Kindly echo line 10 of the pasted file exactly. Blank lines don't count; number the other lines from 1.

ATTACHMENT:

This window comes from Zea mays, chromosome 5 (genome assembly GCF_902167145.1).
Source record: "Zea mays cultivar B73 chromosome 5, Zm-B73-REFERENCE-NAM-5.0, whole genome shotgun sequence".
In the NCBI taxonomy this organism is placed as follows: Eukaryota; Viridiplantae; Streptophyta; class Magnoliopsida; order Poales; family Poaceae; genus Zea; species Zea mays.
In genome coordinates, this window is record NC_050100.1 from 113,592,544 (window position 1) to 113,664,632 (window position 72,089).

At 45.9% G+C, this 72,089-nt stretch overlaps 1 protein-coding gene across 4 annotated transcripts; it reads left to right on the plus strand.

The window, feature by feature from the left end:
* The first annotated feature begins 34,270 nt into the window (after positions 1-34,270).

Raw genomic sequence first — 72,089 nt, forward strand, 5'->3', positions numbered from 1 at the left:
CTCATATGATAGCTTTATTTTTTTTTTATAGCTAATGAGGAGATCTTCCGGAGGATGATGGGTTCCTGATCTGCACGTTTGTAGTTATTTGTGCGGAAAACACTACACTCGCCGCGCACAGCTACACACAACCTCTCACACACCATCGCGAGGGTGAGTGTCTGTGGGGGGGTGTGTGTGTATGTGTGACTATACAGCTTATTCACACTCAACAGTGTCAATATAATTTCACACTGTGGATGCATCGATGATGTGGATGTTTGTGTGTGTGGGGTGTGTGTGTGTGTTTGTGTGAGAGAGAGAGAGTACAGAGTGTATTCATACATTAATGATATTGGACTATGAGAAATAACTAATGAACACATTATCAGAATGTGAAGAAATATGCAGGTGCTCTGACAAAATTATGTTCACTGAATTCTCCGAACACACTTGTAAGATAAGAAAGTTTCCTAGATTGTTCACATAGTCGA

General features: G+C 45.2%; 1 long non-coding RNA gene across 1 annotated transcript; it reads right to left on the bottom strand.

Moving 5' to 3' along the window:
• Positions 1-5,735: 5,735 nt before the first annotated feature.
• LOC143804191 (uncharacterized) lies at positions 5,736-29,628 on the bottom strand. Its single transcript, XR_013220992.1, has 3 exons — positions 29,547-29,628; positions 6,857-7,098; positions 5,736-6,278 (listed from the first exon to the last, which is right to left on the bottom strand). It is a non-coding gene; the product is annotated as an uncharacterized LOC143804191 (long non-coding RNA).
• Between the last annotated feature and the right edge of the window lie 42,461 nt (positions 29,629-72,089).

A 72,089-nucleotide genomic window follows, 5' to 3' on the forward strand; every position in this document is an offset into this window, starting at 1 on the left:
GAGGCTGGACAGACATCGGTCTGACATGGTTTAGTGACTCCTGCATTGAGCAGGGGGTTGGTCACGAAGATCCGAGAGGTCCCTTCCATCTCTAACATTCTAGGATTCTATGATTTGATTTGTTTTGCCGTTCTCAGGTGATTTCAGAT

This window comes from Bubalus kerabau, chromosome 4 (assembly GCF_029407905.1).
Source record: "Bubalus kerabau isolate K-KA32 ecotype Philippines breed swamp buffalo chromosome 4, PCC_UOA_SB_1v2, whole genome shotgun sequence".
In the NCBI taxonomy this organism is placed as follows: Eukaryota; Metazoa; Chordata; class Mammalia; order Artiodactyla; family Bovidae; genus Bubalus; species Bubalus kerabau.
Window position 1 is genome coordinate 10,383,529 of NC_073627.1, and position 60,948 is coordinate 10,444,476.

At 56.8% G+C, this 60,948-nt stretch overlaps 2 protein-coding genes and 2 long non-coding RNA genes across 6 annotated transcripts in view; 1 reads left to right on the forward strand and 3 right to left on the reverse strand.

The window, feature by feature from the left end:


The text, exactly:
General features: G+C 45.2%; 1 long non-coding RNA gene across 1 annotated transcript; it reads right to left on the bottom strand.